VIDEO: Follow in the footsteps of a 2016 undergraduate research fellow and learn more about the program at The Morton Arboretum.
February 2019 UPDATE: Our program’s commitment to train the next generation of tree scientists has been recognized by our nation’s top science and engineering funding agency, the National Science Foundation (NSF). We are now an official Research Experiences for Undergraduates (REU) site, which elevates the status of our program and provides additional funds to continue our mission. The title of our summer course is now “REU site at The Morton Arboretum: Integrated tree science in the Anthropocene”, and we've extended the application deadline to March 1st.
There are many ways to get involved with the Center for Tree Science. Undergraduate Research Fellows engage in a formal 10-week summer course that trains students in the scientific process by completing an independent research project, including question development, study design, data collection and analysis, and final presentation to several audiences. Students work directly with individual mentors who will advise and guide them through the entire process. Learn how to apply
As human populations grow and landscapes become more urbanized, our reliance on trees and the ecosystem services they provide is rapidly increasing. Unfortunately, the incoming pool of young scientists is not keeping pace with the demand for new knowledge and innovation in this very important and growing field. Towards addressing this need, The Morton Arboretum's Center for Tree Science offers a research internship program focused on tree science. The Center for Tree Science Undergraduate Research Fellowship (CTS-URF) is one way the Center for Tree Science is helping advance the field of tree science and train the next generation of tree scientists.
Students in the CTS-URF program spend ten weeks at The Morton Arboretum under the mentorship of our Research Scientists and Research Associates. The CTS-URF is designed to engage undergraduate students in the scientific process through the completion of an independent research project, falling in one of our major research areas. Research at the Center for Tree Science is focused on trees, obviously, but there are many facets to tree science. Students will have the opportunity to indicate their preference among available mentors at the Morton Arboretum. Our scientists cover a broad range of topics: basic tree biology, forest ecology, arboriculture, biomechanics, root biology, soil science, genetics, phylogenetics, systematics, conservation biology, and restoration ecology.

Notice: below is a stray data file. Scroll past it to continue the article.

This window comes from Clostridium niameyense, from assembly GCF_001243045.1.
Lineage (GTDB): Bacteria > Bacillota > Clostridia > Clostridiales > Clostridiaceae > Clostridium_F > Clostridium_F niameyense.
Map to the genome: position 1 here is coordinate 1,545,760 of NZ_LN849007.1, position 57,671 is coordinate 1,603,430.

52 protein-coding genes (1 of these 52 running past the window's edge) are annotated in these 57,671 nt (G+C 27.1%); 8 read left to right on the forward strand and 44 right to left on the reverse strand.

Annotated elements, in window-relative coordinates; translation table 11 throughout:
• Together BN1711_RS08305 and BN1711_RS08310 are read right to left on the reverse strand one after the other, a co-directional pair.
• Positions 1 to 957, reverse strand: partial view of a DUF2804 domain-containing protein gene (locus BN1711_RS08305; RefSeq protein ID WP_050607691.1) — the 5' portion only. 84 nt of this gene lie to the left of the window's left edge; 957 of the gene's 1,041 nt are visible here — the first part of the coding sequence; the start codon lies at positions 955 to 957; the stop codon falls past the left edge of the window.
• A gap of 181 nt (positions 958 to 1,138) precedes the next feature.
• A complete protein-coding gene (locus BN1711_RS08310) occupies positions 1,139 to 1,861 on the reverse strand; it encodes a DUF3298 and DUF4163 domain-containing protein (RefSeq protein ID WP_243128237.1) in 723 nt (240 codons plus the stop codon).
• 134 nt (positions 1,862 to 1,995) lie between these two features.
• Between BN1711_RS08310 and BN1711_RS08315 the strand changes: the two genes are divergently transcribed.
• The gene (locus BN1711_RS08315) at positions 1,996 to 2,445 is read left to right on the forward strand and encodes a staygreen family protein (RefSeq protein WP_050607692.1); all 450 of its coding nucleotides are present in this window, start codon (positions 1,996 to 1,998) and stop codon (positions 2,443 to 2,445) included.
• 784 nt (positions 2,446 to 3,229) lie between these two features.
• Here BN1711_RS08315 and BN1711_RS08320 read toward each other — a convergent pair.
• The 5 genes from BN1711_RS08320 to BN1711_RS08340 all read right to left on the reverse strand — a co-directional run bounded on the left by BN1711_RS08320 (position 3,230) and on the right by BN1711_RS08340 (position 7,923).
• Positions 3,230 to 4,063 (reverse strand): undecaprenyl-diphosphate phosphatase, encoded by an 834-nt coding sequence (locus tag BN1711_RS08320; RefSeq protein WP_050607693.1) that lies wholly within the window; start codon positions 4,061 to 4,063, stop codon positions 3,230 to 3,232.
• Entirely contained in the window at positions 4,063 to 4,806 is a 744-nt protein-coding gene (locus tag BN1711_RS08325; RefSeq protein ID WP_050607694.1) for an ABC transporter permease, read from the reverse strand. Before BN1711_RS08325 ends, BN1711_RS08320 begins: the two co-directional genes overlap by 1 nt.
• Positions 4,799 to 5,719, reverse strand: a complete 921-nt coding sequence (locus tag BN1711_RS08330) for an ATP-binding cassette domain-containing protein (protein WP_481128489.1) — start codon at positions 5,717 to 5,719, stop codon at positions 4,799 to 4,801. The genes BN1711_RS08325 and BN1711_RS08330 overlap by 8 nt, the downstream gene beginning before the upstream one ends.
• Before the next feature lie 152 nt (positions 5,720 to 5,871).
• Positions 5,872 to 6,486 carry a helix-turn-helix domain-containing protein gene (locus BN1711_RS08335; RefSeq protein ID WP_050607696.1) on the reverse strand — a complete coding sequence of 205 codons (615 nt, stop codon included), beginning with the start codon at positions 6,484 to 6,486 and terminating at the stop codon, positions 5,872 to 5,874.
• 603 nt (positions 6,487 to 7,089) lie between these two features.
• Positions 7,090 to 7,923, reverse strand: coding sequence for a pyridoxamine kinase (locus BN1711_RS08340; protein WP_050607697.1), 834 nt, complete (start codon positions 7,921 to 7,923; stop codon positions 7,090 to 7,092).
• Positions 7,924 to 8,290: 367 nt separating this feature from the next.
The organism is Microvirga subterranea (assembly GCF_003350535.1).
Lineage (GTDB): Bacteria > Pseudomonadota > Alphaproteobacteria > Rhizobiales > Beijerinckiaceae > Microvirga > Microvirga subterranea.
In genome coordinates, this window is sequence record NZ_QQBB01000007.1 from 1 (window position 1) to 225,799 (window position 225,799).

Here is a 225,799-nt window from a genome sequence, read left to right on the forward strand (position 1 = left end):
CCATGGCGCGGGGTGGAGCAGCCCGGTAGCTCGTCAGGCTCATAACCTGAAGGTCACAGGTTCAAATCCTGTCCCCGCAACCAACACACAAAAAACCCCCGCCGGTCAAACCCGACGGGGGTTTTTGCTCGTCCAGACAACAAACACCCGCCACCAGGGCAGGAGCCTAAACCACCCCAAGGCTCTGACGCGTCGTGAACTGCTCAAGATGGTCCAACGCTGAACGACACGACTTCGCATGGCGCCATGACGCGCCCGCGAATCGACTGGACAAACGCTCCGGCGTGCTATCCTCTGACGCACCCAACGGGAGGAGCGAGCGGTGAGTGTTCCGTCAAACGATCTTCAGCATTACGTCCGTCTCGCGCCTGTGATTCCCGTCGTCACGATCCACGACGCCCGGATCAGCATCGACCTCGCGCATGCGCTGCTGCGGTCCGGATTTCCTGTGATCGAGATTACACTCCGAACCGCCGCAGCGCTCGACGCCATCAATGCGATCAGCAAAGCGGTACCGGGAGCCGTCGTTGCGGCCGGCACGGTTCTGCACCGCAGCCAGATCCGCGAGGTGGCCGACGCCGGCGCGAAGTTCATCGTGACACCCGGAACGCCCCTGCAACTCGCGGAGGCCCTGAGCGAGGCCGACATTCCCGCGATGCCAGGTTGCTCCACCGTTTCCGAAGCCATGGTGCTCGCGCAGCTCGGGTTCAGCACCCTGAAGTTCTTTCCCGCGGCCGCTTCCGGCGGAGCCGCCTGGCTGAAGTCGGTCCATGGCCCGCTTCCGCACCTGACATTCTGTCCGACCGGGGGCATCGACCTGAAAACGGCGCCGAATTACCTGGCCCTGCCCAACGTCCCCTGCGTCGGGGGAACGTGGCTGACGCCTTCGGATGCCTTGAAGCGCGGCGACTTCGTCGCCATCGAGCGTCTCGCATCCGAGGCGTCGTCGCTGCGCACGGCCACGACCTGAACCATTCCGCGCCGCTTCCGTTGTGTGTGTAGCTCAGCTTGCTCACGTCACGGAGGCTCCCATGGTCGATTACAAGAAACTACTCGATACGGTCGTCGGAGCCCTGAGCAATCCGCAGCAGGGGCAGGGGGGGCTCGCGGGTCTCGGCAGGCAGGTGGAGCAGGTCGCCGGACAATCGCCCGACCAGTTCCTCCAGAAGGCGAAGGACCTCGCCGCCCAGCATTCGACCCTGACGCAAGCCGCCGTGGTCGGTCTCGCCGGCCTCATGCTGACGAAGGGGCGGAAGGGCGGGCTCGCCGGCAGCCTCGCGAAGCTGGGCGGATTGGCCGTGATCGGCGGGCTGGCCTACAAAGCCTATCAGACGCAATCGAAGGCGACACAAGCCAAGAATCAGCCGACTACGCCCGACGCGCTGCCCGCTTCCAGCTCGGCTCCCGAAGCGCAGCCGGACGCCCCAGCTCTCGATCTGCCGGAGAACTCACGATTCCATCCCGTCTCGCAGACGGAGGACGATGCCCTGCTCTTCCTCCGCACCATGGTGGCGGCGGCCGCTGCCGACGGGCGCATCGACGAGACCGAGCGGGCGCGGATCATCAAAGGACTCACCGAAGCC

Students participate in weekly activities, such as seminars, field trips, and social events. The program endeavors to promote critical thinking, independence, self-confidence, perseverance, and group working skills. Participation in the program will help prepare students for graduate studies and professional careers in science-related fields. At the end of the program, students will be required to prepare a scientific poster and give presentations of their work in a student research symposium at The Morton Arboretum. The students also interact with peers in similar programs based at the Chicago Botanic Garden and the Field Museum.
More information on research at the Arboretum can be found here and students are encouraged to contact lead scientists directly to discuss potential areas of study and projects. Please contact email@example.com with any general questions.
Apply for an Undergraduate Research Fellowship
Undergraduate Research Fellows engage in a formal 10-week summer course that brings students through the steps of a scientific research project, including question development, data collection, analysis, and communication. Learn more
Find out what Undergraduate Research Fellows have been doing since their time at The Morton Arboretum. LEARN MORE
Meet the past Undergraduate Research Fellows and learn about their research projects and experiences. LEARN MORE
Watch fellows present their research projects at the Center for Tree Science Undergraduate Research Symposium, held at The Morton Arboretum each summer. LEARN MORE
Goals & Activities
The CTS-URF is designed to develop the next generation of tree scientists and ecologists, while contributing to the body of ecological research on trees and on-going research at The Morton Arboretum. Students will work on a research project, prepare a scientific poster, and present their findings in a public symposium. They will also participate in weekly activities, such as seminars and fieldtrips. learn more
Calendar - important dates
The CTS-URF accepts applications from January 1, 2019 - March 1, 2019 (extended!). The 2019 program runs June 3 through August 9. LEARN MORE
Communicating science to the public is an important skill for any researcher. Center for Tree Science Undergraduate Research Fellows describe their projects, as well as their personal experiences during the program. Highlights from the field trips are also featured. LEARN MORE
Undergraduate Research Fellows from 2014 and 2015 describe their experiences during the program. LEARN MORE